Sometimes, something happens and – we know exactly why we were put on this earth. Take Angela Merkel. Americans would call her a ‘lame duck’ chancellor, as she has indicated she will not run for re-election as head of her party, and a successor was already chosen (and then, resigned, and a new successor emerged). But meanwhile, she is still Chancellor, leading Germany at a critical time – and guess what – she gets it. [She obtained a doctorate in quantum chemistry in 1986 and worked as a research scientist until 1989].   Listening to an ignorant, spiteful, uneducated draft-dodging American President who does NOT get, focused solely on his rapidly-decreasing chances for re-election, it is very painful, after hearing Merkel.

     In part because of Merkel’s leadership, and in part because Germany is a very well-run organized country strong in science and technology, Germany today is best-practice in emerging from the coronavirus lockdown. New York Times’ Berlin bureau chief Katrin Bennhold explains why:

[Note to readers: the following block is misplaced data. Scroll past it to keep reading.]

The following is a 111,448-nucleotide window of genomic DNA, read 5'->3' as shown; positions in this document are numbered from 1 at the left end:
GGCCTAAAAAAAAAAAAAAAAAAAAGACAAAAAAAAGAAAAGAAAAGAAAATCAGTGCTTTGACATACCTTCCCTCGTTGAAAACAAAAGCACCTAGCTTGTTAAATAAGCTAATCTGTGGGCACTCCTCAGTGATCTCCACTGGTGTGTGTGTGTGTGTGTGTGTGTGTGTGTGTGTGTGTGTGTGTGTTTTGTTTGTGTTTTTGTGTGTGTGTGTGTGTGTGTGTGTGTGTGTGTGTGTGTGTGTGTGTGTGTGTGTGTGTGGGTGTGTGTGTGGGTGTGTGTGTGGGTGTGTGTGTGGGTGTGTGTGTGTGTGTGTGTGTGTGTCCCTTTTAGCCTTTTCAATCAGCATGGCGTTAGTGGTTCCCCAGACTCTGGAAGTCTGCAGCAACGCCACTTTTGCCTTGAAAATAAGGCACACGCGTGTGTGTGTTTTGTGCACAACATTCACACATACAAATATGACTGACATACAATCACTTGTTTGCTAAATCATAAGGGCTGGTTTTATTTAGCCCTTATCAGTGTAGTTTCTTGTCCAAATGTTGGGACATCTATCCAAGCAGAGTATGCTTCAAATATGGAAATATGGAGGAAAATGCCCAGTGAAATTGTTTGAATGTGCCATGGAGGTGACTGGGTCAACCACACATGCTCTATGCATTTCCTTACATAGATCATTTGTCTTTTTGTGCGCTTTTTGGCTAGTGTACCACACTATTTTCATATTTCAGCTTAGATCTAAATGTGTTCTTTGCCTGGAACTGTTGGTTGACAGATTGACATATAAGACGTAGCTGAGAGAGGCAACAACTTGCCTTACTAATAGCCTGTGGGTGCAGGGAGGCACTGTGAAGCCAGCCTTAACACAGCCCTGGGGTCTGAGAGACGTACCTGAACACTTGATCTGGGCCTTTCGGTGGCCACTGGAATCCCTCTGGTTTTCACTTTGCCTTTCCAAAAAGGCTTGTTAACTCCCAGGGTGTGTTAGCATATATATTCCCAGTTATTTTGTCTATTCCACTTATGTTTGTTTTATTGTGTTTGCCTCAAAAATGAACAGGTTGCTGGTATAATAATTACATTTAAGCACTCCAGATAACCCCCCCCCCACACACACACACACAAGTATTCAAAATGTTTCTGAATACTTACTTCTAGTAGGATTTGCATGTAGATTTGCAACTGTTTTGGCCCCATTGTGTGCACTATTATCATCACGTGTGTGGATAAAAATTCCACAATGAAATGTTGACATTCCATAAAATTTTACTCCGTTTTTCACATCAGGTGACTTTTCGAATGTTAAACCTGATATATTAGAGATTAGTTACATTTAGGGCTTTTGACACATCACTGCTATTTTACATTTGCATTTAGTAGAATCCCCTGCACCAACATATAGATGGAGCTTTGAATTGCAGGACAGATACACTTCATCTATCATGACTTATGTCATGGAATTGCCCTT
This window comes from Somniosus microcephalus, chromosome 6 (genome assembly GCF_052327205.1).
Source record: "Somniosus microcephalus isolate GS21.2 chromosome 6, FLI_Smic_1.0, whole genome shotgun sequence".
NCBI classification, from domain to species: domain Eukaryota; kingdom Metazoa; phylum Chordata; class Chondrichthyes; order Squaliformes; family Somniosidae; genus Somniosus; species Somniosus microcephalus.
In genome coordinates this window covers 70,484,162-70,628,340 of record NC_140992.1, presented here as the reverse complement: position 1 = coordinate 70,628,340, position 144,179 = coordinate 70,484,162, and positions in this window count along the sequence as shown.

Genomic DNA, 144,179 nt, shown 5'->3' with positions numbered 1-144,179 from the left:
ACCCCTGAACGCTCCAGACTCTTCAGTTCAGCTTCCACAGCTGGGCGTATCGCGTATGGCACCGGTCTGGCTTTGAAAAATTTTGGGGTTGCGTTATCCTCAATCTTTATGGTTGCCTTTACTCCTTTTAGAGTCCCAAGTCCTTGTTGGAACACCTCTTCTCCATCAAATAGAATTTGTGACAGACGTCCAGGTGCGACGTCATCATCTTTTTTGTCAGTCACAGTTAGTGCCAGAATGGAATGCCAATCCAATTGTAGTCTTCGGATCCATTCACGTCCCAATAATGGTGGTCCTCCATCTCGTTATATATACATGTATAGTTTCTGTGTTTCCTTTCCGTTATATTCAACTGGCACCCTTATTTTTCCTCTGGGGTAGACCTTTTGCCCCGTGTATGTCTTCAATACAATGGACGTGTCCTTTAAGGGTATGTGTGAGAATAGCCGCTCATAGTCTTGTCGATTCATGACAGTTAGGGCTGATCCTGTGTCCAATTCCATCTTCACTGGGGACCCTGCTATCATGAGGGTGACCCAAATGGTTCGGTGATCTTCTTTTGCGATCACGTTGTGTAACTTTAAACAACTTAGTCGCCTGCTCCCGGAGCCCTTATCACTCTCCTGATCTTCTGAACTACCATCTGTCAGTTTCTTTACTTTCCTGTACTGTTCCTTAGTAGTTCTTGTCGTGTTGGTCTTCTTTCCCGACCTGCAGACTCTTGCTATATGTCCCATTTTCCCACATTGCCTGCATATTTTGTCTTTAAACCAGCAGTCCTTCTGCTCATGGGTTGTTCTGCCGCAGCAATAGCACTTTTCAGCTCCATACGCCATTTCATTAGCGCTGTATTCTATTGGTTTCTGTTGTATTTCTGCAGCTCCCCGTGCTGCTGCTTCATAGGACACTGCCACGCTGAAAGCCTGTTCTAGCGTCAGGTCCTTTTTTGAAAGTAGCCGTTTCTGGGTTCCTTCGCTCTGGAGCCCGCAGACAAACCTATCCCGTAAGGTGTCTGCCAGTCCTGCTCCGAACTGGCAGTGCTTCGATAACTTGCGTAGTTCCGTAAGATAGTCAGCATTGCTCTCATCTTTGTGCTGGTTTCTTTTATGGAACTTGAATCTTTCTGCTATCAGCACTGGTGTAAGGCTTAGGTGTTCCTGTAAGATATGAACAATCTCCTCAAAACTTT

“….3,000 households [were] chosen at random in Munich for an ambitious study whose central aim is to understand how many people — even those with no symptoms — have already had the virus, a key variable to make decisions about public life in a pandemic. The study is part of an aggressive approach to combat the virus in a comprehensive way that has made Germany a leader among Western nations figuring out how to control the contagion while returning to something resembling normal life.”